Just about every famous author or politician or historian has a list of books which made them the person they are today. I have such a list even though I am not a famous person: The Magus by John Fowler, The Alexandrian Quartet by Durrell, Metamorphosis by Kafka, Alice Through the Looking Glass, all books that made me question the nature of reality, the world, taught me the overwhelming importance of perspective and forever transformed the way I relate to the universe. And then there is this other book, Fear of Flying by Erica Jong, which schooled me in the notion of the zipless fuck, not an intellectual concept but nevertheless important in my development.
A zipless fuck is very pure, has no baggage, no first date, no foreplay, no aftermath or recriminations, just lust untainted by virtue or sin. Once I read about it I was enchanted, my eyes opened to heretofore hidden possibilities. I was a sluttish kind of girl anyway but this did away with even the perfunctory preambles and courtship I might have insisted on earlier.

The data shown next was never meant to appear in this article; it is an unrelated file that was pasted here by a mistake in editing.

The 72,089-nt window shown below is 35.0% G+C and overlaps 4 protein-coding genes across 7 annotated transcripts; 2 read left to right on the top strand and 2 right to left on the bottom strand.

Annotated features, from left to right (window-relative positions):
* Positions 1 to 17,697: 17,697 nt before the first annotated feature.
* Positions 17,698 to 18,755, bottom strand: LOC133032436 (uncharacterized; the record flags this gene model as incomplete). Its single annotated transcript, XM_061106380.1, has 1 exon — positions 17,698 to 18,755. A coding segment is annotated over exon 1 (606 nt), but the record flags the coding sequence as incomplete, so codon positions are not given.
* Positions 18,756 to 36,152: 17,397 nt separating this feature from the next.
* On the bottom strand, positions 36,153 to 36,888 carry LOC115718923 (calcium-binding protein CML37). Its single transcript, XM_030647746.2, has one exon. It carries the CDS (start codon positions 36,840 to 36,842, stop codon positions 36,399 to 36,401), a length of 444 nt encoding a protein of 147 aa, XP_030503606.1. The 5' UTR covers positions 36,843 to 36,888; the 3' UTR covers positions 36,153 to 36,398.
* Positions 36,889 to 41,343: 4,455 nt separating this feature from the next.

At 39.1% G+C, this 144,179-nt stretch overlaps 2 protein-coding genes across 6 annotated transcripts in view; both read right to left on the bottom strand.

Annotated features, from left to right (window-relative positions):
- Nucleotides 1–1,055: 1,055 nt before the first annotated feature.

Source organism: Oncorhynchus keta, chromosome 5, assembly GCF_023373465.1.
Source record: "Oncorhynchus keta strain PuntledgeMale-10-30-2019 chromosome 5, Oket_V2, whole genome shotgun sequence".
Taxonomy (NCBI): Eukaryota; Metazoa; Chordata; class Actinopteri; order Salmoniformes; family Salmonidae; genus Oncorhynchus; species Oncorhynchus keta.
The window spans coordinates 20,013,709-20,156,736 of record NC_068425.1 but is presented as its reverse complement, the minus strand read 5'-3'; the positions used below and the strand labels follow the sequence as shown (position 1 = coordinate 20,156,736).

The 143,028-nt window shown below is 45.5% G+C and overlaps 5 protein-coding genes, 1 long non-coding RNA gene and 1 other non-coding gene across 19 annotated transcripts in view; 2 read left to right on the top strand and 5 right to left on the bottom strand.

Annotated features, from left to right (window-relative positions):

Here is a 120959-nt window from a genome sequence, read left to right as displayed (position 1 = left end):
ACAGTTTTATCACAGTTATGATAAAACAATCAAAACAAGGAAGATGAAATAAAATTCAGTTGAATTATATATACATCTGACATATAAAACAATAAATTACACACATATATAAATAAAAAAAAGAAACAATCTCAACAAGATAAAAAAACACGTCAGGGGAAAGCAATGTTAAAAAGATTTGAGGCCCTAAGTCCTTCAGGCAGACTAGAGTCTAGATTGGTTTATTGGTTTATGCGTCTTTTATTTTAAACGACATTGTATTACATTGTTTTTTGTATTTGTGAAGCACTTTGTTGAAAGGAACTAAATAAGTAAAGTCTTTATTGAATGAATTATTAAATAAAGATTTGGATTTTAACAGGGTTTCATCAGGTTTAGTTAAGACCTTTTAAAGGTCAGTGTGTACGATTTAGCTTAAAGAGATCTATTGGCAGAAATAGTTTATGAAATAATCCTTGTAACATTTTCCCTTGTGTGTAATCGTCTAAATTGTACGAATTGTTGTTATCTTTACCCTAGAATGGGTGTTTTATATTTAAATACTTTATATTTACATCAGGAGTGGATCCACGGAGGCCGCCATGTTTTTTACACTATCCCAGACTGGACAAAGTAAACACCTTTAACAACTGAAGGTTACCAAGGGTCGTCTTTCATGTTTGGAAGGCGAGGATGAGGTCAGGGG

So I am on the train from Baltimore to Penn Station, going home for Christmas. College is already a disaster but hasn’t yet hit its nadir, luckily that is a few more months away. I am cheerful, it is nice to be traveling the rails independent like, I am feeling pretty wearing a camel’s hair coat and cherry red scarf, the train car is full of other young people, all happy like me. And here I am, a zipless fuck enthusiast, and there he is, he is an enthusiast too without even having read the book.
The boy is blond and handsome, a merchant marine cadet he tells me. Our interest in fucking is mutual, instantly communicated, here is the bathroom, here is my skirt pulled up around my waist and my coat on the floor, here are my legs wrapped around him, here we cry our passion for one another and it is exactly as delicious as expected.
Pull clothes together, exit the bathroom discreetly as the train roars into the station with grinding gears and screeching wheels. I am home, on the platform looking for my parents, still a little flushed with excitement, scarf nonchalantly around my neck, I never look over my shoulder to see him.